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UBC Theses and Dissertations

Biologically relevant physical studies of insulin-enhancing vanadium complexes Liboiron, Barry D.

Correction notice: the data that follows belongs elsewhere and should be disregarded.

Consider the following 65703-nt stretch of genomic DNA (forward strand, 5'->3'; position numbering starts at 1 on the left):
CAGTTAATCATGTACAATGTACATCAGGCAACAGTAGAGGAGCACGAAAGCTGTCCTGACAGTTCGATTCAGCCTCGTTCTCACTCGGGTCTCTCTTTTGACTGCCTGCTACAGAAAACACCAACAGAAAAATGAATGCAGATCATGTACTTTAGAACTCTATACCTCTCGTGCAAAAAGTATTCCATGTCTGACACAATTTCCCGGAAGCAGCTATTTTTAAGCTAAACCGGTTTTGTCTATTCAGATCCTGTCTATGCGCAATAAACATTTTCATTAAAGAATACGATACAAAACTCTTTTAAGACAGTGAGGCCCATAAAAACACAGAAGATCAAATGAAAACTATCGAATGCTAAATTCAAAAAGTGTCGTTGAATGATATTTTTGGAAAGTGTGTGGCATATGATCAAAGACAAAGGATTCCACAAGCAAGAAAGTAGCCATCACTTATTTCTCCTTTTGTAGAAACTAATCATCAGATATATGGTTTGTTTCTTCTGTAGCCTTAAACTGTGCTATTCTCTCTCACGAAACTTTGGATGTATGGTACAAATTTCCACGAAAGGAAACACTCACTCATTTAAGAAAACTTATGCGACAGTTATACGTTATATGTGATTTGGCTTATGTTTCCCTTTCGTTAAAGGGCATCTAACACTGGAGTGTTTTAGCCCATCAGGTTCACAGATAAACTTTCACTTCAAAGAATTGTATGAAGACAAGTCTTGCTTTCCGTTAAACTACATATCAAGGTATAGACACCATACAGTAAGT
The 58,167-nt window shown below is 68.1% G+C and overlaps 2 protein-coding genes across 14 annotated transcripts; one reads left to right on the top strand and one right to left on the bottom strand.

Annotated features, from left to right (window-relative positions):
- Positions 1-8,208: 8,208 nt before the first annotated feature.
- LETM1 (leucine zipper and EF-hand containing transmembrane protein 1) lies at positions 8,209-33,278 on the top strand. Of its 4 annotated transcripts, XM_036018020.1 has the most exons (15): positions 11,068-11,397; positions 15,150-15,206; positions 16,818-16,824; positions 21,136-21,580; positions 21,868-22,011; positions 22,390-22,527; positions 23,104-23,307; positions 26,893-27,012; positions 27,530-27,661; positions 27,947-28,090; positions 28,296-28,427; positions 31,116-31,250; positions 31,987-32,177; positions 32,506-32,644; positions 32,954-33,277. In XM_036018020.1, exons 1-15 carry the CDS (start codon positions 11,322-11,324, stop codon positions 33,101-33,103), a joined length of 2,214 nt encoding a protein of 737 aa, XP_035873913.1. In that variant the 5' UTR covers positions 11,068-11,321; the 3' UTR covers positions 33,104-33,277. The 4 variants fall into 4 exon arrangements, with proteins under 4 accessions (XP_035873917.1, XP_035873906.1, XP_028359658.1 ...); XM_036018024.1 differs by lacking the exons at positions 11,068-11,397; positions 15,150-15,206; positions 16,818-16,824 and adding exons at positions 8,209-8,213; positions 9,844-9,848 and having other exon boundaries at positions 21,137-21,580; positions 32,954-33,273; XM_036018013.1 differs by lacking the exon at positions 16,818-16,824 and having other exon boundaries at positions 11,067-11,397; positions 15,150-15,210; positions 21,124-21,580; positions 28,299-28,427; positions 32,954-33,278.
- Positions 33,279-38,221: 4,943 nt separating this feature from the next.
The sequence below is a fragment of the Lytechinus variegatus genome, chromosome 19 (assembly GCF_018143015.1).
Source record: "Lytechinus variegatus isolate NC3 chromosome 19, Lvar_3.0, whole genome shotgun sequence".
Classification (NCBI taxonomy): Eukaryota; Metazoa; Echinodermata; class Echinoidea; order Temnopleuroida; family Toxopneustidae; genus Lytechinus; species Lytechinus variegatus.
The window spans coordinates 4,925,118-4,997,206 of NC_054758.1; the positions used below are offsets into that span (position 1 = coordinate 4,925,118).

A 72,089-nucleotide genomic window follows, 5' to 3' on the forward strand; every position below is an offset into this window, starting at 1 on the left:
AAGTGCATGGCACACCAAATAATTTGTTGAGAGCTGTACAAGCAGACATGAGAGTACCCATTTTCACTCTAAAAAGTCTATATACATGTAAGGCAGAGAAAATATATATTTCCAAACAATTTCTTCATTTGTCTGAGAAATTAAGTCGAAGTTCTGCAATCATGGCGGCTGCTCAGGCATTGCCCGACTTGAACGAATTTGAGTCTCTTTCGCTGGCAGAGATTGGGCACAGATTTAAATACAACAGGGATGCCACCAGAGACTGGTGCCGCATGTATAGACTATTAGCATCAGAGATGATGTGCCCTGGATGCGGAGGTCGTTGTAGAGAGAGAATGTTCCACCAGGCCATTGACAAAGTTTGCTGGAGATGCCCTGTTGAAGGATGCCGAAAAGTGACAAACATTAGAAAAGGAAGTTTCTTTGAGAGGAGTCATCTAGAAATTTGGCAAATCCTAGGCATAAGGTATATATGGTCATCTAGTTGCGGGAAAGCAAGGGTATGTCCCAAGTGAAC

Investigations of the in vivo transport and accumulation of insulin-enhancing vanadium complexes are presented. Detailed spectroscopic studies of bis(maltolato)oxovanadium(IV) (BMOV), bis(ethylmaltolato)oxovanadium(IV) (BEOV) and the inorganic salt vanadyl sulfate (VOSO4) were carried out on in vitro solutions of serum proteins, and in vivo tissue samples from animals previously treated with a vanadium complex. Serum proteins apo-transferrin and albumin are both capable of effecting the decomposition of BMOV and BEOV under physiological conditions (pH 7.4, 0.16 M NaCl) to form vanadyl-protein adducts. Interactions of these complexes with the proteins were studied by continuous wave electron paramagnetic resonance (EPR) and difference ultraviolet spectroscopies. Apo-transferrin can bind up to two equivalents of BMOV at the Fe(III) binding sites, but (bi)carbonate (or another suitable synergistic anion) must be present for vanadyl binding to take place. The inability of maltolate to act in this role is demonstrated. Chelated vanadyl sources show no preference for either the N - or C-terminus binding site. Albumin binds BMOV only at the strong Cu(II) binding site; the presence of maltol imparts a site selectivity to the system in that BMOV will not bind at exposed carboxylates. Through consideration of the active equilbria in solution, formation of a ternary maltol-vanadyl-albumin complex is proposed and discussed in terms of reactivity differences between BMOV and VOS04 and transport of chelated vanadyl sources in the bloodstream. Pulsed EPR methods - electron spin echo envelope modulation (ESEEM) and hyperfine sublevel correlation (HYSCORE) - were used to study the in vivo coordination of vanadyl ions in rat kidney, liver and bone samples, which had been previously taken from animals chronically administered BEOV via drinking water. The chelated vanadyl source becomes ligated by amines in the kidney and liver, and by as many as three different phosphate groups in bone mineral. Model studies of the vanadyl-triphosphate and vanadylhydroxyapatite systems were also studied to gain structural insights into the in vivo coordination state of the vanadyl ions in bone. Both systems proved to be very good models of the in vivo complex. Based on the number and relative magnitudes of the isotropic and anisotropic ³¹P and ¹H coupling constants, a proposed solution structure, consistent with all spectroscopic data, is presented.

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